Thursday, July 18, 2013

July 9

July 9, 2013

I had a pretty good night of sleep before getting up close to six. The sun was still hiding behind one of the high rises beyond my window thus giving me a chance to make my coffee without contending with its scorching rays.

Zarina had replied confirming that Turkish Airlines would only allow me 38 kilos and any excess would be charged at $6.00 a kilo. It was time to reevaluate my cargo for sure. I went through the collection of laminated pictures I’ve accumulated between Tajikistan and Kyrgyzstan, and which Willoughby had offered to relieve of, and discarded several that were not exactly scintillating. The remaining ones still weigh a ton.

I also decided to get of my T-shirts since they could be easily replaced in the States along with the small travel towel Caroline had given me when leaving Tajikistan. I went through my toiletries and let go of some other items, sun block among them, to lighten my load. I tested my shoulder bag to see if I could carry the pictures there and it seemed to hold firm. I’ll have to wait and see how it feels once I have the tablet in there, my drinking cup and other essentials.

I walked to the dental clinic and had no trouble finding it this time. In fact, I was too early and the staff could be seeing finishing their lunch in an adjacent room. One of the employees handed me a clipboard with a two-page form to complete, just like we do in the States. The waiting room was spacious, very clean and even had magazines in English to read.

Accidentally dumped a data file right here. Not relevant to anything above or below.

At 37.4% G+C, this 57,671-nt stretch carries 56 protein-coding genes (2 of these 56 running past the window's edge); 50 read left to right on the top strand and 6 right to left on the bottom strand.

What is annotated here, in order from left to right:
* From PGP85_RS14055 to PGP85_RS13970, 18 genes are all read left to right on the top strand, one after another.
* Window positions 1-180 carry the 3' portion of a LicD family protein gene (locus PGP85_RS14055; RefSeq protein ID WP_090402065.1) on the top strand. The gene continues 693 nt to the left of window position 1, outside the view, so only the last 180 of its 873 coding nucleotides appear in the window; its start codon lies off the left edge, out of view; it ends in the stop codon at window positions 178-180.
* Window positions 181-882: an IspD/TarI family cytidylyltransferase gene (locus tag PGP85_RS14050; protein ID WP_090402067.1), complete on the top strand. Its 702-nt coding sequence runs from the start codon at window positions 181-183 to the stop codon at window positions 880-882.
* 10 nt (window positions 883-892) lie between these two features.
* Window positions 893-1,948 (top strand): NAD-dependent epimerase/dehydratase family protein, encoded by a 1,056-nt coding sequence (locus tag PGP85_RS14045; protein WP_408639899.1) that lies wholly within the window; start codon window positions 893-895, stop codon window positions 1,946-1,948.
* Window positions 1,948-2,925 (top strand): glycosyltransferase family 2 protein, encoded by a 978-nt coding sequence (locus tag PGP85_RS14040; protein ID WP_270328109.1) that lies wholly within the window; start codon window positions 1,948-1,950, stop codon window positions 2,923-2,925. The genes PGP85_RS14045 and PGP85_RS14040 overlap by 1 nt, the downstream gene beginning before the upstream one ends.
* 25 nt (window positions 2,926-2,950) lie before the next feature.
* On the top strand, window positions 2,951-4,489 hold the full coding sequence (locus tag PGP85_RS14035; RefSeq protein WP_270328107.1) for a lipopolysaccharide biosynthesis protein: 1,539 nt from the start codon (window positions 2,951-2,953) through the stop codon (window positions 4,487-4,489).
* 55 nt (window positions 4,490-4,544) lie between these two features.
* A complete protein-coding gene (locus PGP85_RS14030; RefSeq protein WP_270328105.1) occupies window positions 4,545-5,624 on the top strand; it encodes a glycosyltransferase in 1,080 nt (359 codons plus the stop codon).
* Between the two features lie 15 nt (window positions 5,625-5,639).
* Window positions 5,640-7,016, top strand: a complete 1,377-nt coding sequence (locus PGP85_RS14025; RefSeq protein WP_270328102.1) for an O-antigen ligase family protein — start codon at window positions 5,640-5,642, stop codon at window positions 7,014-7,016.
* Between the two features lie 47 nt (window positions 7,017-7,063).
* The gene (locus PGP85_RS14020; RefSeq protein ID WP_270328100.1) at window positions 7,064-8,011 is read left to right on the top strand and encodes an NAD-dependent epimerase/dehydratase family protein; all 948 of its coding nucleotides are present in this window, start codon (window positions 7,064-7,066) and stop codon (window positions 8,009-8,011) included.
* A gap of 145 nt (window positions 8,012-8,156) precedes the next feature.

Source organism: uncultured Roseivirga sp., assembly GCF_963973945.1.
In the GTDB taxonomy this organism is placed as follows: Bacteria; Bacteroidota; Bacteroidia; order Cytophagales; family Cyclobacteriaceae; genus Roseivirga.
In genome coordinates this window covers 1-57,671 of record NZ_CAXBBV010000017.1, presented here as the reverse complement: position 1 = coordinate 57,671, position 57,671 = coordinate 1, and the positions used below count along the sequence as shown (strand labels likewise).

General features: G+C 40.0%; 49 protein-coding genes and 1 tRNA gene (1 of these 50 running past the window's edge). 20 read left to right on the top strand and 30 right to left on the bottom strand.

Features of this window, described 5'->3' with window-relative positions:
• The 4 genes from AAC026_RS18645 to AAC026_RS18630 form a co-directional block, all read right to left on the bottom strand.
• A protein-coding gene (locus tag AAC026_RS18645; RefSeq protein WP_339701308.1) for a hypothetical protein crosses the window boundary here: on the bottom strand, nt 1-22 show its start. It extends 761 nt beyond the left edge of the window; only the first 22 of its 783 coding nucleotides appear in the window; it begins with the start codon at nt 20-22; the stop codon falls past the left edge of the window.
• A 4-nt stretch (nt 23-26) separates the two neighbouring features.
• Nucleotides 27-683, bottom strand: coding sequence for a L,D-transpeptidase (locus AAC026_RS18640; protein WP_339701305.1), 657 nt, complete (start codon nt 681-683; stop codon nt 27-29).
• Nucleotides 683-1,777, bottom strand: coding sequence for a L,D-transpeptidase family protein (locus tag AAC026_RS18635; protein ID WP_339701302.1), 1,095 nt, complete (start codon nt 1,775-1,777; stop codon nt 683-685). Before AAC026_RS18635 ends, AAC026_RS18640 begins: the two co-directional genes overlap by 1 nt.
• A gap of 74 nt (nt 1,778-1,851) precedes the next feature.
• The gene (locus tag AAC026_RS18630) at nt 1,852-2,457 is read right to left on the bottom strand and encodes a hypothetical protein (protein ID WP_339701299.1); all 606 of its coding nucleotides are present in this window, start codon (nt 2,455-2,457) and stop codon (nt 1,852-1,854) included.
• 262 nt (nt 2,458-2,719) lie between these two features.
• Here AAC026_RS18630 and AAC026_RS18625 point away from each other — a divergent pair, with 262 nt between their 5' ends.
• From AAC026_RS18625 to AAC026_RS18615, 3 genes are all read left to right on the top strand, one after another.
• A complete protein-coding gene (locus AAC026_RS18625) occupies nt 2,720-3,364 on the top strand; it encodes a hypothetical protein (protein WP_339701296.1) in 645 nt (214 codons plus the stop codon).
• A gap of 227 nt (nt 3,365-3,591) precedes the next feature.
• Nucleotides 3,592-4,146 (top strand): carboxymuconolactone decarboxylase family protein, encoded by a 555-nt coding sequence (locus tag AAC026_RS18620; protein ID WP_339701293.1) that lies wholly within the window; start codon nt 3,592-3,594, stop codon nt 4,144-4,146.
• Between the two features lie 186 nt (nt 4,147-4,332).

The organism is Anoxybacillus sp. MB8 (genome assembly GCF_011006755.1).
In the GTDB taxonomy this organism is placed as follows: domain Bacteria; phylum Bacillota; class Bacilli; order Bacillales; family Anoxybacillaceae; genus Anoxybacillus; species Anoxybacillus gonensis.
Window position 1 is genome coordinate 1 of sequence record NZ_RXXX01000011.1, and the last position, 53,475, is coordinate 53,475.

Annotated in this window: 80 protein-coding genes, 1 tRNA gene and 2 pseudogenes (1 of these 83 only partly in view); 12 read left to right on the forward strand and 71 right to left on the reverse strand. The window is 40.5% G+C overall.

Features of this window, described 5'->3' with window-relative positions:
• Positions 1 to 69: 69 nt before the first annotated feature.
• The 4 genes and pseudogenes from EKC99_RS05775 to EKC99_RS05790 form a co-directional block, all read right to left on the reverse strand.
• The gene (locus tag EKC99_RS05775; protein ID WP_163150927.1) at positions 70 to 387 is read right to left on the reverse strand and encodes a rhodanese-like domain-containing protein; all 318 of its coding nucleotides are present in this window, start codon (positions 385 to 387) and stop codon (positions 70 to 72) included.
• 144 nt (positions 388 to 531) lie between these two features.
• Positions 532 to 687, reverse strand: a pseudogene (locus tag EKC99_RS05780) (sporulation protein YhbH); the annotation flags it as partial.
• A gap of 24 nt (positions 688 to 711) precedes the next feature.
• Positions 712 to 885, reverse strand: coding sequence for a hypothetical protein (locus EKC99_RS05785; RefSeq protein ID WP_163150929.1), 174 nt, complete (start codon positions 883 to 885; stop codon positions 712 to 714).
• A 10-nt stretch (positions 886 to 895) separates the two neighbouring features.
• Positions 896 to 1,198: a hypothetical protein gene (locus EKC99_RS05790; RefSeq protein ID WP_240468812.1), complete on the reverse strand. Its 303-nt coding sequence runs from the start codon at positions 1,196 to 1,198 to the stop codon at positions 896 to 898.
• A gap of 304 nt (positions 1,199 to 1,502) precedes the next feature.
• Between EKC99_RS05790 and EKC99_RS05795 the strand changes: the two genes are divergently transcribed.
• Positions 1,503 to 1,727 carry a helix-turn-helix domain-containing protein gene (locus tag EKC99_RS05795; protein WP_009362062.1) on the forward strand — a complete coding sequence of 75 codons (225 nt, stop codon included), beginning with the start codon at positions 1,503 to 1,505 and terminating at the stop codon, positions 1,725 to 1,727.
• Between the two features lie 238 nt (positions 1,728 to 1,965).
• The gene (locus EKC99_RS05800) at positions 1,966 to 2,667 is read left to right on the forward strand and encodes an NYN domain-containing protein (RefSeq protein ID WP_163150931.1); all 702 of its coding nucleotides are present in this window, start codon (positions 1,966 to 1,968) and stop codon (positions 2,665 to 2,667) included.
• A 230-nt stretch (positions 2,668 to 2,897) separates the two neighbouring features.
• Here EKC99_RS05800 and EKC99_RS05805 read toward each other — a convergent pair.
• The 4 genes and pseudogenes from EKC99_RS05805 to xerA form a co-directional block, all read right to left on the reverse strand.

The young dental hygienist spoke very little English, so the actual dentist, Gulzat, came by to introduce herself and to take a look before the cleaning started. I guessed she must not have found anything horrifying as she wanted to proceed with the cleaning right away. I asked for some anesthesia due to my extremely high sensitivity to the scaler.

I barely felt a pinch when she proceeded to do so and had no discomfort whatsoever during the entire procedure. The hygienist would ask me often if I was all right and I would nod yes. In less than an hour’s time, I was done polishing and all. The clinic charged an extra $10.00 for the anesthetic and I happily paid the $90.00 bill.

Pollen, construction dust, cigarette smoke or whatever was in the air just got to me and I went home sneezing all the way. I stopped at the convenience store for water, milk, and take-out for dinner. I’m going to miss that place, for sure.

Although today was the beginning of the Ramadan holiday, I could see no evidence of it anywhere. Some people had said that since the majority of Kyrgyz are non-observant Muslims, there might not be much fasting taking place here. By the look of the men smoking around me, I’d have to say none.

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